So it is the duty of the parents to teach the child virtue. This is done in two ways, by instruction and by example. Childhood is the training ground for adult life and therefore childhood should be the time we learn what is the purpose of life and what is the nature of this world. Prabhupada described that there are basically four classes of intelligence. For a child with first class intelligence you can explain to him, “Don’t touch fire, if you do it will cause you pain” This instruction will be enough for him to learn not to touch fire. A child with second-class intelligence even after hearing this instruction requires seeing the result of touching fire, upon seeing another child burn his finger he then learns not to touch hot flames. A child with third-class intelligence, after hearing the instruction and seeing another child burn himself, still doesn’t understand that fire burns, thus he has to himself put his finger in the flame in order to associate fire with pain. A child with fourth-class intelligence will repeatedly put his hand into the fire and not learn that it is wrong even after repeated burns. I would say that one’s capacity to fit into one of these classes is due to karma. It is not that of the first three classes one will necessarily become more virtuous than the other, as that depends on what lessons are being taught, it just means that the children will learn differently, but they learn nonetheless. I would also say that in different areas of interest an individual will display sometimes first class intelligence and sometimes third class intelligence. For example children usually learn quickly not to cross the road without looking left – right – left again and listening for cars. But the same child may take quite a bit longer to learn that eating sugar candy is bad for you as it rots your teeth.
Discipline must be enforced upon children, as I previously mentioned childhood is the training ground for adult life, and as we know adult life is not all fun and games, and therefore children should be taught the seriousness of life. This seriousness means that for every action there is either a punishment or reward. Sometimes a stick is needed to reinforce valuable instructions upon a naughty child; in fact to not use corporal punishment when it is necessary is something I would consider as child abuse. If the child acts sinfully and gets away with it due to his parents apathy for strict discipline then he will grow up with a misconception of the nature of life. In adult life if we perform a sinful action then we will reap the result in due course. This result is like the whipping stick of maya. It is essential the child learn about such reactions from his loving parents prior to being released into the ‘real world’.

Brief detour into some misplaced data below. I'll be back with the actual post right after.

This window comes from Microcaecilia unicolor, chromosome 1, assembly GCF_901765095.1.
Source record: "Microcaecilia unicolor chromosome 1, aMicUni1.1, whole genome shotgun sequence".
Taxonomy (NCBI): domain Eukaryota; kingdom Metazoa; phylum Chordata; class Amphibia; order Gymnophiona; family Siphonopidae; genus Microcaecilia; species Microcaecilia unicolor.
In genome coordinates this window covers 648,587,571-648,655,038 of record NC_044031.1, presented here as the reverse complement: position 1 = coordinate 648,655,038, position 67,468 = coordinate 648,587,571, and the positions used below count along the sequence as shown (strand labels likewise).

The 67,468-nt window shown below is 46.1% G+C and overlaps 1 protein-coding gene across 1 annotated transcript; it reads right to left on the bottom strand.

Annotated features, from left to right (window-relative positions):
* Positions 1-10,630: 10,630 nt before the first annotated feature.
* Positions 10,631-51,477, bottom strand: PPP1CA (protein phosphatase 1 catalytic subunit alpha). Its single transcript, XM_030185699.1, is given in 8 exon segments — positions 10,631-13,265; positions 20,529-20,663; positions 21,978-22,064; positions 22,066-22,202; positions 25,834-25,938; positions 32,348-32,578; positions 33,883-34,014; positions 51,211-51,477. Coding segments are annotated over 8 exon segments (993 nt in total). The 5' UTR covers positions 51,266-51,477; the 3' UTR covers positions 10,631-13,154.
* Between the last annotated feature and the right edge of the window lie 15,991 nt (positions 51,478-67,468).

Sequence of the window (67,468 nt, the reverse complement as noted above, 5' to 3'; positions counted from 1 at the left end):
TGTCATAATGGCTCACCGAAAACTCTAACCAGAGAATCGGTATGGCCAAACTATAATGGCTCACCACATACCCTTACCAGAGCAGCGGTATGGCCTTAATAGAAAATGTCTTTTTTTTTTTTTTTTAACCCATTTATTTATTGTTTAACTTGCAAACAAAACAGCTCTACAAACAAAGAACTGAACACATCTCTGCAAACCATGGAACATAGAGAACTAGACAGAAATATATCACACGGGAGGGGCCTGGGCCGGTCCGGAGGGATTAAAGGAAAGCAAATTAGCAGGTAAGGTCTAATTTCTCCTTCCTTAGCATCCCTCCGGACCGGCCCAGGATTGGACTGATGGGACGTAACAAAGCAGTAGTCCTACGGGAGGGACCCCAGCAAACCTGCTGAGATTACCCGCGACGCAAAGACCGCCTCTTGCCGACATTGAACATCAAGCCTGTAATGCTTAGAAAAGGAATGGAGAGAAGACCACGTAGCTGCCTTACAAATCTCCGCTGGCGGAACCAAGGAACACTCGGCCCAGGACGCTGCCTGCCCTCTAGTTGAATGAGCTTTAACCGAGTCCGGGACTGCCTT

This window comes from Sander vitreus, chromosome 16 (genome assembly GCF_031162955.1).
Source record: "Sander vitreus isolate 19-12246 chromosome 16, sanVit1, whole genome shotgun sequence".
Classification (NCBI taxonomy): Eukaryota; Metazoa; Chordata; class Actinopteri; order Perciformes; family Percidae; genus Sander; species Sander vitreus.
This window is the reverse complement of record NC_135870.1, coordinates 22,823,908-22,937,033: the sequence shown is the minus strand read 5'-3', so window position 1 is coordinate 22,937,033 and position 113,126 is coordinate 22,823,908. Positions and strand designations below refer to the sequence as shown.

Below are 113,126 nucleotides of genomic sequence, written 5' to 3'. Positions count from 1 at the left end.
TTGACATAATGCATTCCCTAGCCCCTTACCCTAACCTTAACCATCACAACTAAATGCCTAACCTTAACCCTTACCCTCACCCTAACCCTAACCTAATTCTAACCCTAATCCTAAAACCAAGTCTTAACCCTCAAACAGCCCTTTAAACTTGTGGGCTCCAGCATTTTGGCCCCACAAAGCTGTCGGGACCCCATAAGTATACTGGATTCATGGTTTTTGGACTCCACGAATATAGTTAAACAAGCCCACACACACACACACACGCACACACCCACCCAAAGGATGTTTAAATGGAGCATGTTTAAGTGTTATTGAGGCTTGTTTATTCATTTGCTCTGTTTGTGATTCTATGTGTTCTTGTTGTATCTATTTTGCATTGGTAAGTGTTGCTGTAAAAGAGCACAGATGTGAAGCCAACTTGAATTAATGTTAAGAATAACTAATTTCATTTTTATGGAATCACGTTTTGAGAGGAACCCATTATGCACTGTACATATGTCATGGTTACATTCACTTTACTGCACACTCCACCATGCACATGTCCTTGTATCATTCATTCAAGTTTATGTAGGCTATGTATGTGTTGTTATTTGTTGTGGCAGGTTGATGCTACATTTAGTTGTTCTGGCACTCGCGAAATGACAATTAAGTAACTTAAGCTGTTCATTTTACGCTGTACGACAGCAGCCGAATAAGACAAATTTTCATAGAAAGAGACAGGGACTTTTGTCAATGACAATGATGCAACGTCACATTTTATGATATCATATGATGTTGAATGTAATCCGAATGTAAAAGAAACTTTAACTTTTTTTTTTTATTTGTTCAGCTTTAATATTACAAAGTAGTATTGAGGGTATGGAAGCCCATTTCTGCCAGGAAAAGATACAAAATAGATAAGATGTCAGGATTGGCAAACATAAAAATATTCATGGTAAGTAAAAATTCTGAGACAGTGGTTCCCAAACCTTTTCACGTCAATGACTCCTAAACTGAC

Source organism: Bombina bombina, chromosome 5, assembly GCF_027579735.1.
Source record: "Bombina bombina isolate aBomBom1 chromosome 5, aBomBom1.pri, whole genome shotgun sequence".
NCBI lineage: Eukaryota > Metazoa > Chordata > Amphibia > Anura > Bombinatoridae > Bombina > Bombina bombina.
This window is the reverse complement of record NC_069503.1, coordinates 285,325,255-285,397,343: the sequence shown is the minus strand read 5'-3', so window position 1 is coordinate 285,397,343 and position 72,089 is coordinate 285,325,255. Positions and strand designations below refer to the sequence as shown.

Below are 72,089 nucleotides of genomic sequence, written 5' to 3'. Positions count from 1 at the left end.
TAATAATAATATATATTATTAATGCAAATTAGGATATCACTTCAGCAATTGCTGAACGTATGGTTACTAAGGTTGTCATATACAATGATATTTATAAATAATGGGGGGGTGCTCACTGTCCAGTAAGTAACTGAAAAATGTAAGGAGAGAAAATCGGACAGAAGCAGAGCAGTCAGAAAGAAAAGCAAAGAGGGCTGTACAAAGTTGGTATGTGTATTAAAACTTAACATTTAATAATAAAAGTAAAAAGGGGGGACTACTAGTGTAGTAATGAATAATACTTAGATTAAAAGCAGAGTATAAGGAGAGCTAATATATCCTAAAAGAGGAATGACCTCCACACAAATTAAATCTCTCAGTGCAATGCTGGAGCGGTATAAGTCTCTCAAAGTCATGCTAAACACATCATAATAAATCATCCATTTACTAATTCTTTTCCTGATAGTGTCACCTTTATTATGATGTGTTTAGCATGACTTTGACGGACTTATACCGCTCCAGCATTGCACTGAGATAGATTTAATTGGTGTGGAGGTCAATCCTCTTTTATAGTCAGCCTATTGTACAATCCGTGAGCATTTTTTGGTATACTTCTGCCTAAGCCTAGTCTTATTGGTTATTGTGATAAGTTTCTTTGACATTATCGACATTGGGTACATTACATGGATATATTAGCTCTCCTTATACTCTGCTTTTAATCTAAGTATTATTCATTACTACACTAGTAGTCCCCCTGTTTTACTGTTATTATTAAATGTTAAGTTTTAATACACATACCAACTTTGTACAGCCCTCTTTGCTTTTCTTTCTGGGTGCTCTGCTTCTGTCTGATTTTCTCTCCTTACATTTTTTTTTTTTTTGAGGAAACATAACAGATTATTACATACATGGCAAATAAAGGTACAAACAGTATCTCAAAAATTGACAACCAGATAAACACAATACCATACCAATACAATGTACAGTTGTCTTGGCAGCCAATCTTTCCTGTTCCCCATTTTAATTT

“Humility; pridelessness; non-violence; tolerance; simplicity; approaching a bona fide spiritual master; cleanliness; steadiness; self-control; renunciation of the objects of sense gratification; absence of false ego; the perception of the evil of birth, death, old age and disease; detachment; freedom from entanglement with children, wife, home and the rest; even-mindedness amid pleasant and unpleasant events; constant and unalloyed devotion to Me; aspiring to live in a solitary place; detachment from the general mass of people; accepting the importance of self-realization; and philosophical search for the Absolute Truth -- all these I declare to be knowledge, and besides this whatever there may be is ignorance.” (Bg 13.8-12)
Krishna here declares these virtues as knowledge. The greatest virtue in this list that must be taught by instruction and example is “constant and unalloyed devotion to Me.” I believe that if we cultivate this virtue especially then the rest will follow. There are many lists of divine qualities throughout the Vaisnava scriptures; we should know them well if we expect to be able to teach them to our children. I think moral tales are fantastic; the Mahabharata and Ramayana are especially wonderful, but all fairy tales teaching divine character can be read to children.
I hope that sheds some light on the subject.